Special to WorldTribune.com
Voters in the United Kingdom have chosen to leave the European Union by a 52-48 percent margin, making Great Britain the first nation to leave the EU.
The turnout was large with over 70 percent of eligible voters going to the polls. The process of doing so will be protracted with complex negotiations likely extending two years or more under Article 50 of the Lisbon Treaty.
The EU began as an attempt to integrate Europe’s financial and business markets and did so with considerable success.
Over time, the business model evolved into an attempt at supranational political integration to the point where over half of the UK’s law and regulations emanated from Brussels, not London.
The UK voters in essence have voted to unravel that forced political integration.
Resentment over that trend, along with concerns that the Europeans had lost control of their borders and therefore their security, coalesced in the UK vote to leave the EU.
In the short-term, the vote already is triggering a series of political and financial repercussions. Perhaps the most dramatic is the announcement by Prime Minister David Cameron that he will resign his office, probably in October.
The vote also is a blow for President Obama who made no secret of his preference that Britain should remain in the EU, sparking deep resentment in the UK when he expressed those sentiments during a recent visit to London.
The irony for Cameron is none of this had to occur.
He was under no requirement to hold a referendum at all and did so initially to placate members of his own party, believing the British public would never vote to leave the EU.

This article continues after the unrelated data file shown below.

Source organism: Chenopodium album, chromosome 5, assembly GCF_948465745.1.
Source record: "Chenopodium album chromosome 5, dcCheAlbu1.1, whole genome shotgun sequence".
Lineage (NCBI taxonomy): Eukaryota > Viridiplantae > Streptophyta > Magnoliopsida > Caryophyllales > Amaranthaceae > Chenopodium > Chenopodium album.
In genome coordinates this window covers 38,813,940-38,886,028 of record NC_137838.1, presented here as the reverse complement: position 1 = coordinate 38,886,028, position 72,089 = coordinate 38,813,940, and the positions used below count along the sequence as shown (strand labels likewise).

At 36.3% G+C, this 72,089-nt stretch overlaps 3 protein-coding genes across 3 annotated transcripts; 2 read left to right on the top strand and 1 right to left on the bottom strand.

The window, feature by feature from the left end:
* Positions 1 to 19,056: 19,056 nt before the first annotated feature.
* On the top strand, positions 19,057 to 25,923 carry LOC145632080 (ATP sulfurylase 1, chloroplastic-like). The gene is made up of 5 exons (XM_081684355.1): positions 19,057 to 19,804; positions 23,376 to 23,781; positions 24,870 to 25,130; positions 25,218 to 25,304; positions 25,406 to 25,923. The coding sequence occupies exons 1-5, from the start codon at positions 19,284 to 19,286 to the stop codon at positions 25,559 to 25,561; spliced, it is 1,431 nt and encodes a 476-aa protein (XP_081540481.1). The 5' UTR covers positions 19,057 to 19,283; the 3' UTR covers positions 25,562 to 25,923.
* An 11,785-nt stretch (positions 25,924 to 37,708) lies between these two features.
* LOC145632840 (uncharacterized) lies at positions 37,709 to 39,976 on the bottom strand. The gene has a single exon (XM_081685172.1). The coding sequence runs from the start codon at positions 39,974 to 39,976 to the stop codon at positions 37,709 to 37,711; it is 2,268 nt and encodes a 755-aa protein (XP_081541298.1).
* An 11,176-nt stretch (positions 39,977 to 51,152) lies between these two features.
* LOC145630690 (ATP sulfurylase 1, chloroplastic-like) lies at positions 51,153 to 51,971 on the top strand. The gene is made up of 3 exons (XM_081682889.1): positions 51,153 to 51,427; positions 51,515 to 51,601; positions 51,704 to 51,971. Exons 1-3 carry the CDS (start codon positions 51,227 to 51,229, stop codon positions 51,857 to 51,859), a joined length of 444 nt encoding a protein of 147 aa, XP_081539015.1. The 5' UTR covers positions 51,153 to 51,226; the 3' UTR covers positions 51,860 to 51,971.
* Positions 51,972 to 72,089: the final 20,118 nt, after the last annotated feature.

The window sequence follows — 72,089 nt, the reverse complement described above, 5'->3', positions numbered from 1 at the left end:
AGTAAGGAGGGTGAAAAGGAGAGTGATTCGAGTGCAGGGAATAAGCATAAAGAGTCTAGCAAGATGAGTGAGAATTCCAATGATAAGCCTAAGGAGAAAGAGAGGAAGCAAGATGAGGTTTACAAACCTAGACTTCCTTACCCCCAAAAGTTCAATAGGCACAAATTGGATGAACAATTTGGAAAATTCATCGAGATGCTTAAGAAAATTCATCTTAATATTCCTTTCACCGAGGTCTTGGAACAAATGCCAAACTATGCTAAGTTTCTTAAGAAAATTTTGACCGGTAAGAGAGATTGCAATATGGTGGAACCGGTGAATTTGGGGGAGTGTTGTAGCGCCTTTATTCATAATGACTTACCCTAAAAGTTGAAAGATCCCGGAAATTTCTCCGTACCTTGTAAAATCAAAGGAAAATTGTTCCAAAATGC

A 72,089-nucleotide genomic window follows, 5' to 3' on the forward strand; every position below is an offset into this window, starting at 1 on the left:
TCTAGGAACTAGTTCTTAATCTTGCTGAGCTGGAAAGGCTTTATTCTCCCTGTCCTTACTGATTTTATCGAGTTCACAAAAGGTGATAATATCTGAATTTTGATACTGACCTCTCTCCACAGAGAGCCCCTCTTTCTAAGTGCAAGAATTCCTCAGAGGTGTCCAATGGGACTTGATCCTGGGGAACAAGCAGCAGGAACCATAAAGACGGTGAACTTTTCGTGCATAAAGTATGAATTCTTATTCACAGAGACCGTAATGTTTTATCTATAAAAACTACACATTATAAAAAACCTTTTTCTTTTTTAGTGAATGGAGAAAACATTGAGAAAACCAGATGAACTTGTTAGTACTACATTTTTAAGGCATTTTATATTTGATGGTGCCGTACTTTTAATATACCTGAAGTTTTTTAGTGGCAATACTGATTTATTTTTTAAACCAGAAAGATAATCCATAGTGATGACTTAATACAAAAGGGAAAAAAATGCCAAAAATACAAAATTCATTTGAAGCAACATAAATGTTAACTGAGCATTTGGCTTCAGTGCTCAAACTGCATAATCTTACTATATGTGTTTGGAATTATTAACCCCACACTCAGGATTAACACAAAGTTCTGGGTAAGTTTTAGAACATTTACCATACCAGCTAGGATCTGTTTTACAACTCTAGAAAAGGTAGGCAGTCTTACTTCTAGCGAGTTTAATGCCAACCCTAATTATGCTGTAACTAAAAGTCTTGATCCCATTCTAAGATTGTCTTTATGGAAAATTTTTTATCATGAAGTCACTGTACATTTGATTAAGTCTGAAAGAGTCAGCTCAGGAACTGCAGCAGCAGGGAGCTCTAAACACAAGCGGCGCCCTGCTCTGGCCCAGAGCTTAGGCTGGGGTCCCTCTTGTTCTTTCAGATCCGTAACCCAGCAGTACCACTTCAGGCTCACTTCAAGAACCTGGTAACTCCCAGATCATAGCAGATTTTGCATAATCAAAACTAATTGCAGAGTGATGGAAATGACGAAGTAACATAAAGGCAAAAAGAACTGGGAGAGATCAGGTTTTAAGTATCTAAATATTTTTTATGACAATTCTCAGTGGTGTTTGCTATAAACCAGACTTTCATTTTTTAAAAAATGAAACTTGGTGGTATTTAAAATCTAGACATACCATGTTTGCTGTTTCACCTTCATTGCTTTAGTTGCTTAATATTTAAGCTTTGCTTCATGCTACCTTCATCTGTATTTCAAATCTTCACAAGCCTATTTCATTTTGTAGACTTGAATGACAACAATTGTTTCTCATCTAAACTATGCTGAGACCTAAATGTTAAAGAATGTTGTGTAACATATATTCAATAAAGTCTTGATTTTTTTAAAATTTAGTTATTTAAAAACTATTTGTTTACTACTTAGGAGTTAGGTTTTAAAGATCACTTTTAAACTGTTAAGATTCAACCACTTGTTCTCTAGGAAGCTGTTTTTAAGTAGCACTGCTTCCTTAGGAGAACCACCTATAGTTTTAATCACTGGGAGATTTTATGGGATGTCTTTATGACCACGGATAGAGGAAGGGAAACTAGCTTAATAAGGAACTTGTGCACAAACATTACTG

He gambled, miscalculated and it cost him his job. It also will set his nation on a path he never wanted it to take.
The vote will trigger a scramble within what had become a badly divided Conservative Party to select a new party leader. Leading candidates are expected to include former London mayor Boris Johnson and Dr. Liam Fox, a Member of Parliament and former chief of the UK defense forces. Both men have been prominent leaders of the “Leave” campaign.
Within the UK, a majority of voters in London — a major financial market — as well as those in Scotland and Northern Ireland voted to remain in the European Union. The result could trigger a move in Scotland, for example, to hold a second referendum, revisiting a decision made by its voters to remain in the UK. It is conceivable such a vote could result in Scotland voting to leave the UK and rejoin the EU but that is far from assured.
Financial markets, which were expecting an outcome which would have kept the UK in the EU, reacted initially with alarm. The pound sterling plunged by about 10 percent and global markets were trending downward. Those results are likely to moderate as the international financial community assesses the long-term implications of the vote.
The consequences for the Europeans will be no less profound than for those in Great Britain.
France and Italy, among other EU members, have sizable numbers of supporters who are chafing under the heavy handed bureaucratic diktats coming from EU headquarters in Brussels.
Already Marine Le Pen’s right wing political party in France is calling for a similar referendum to be held there.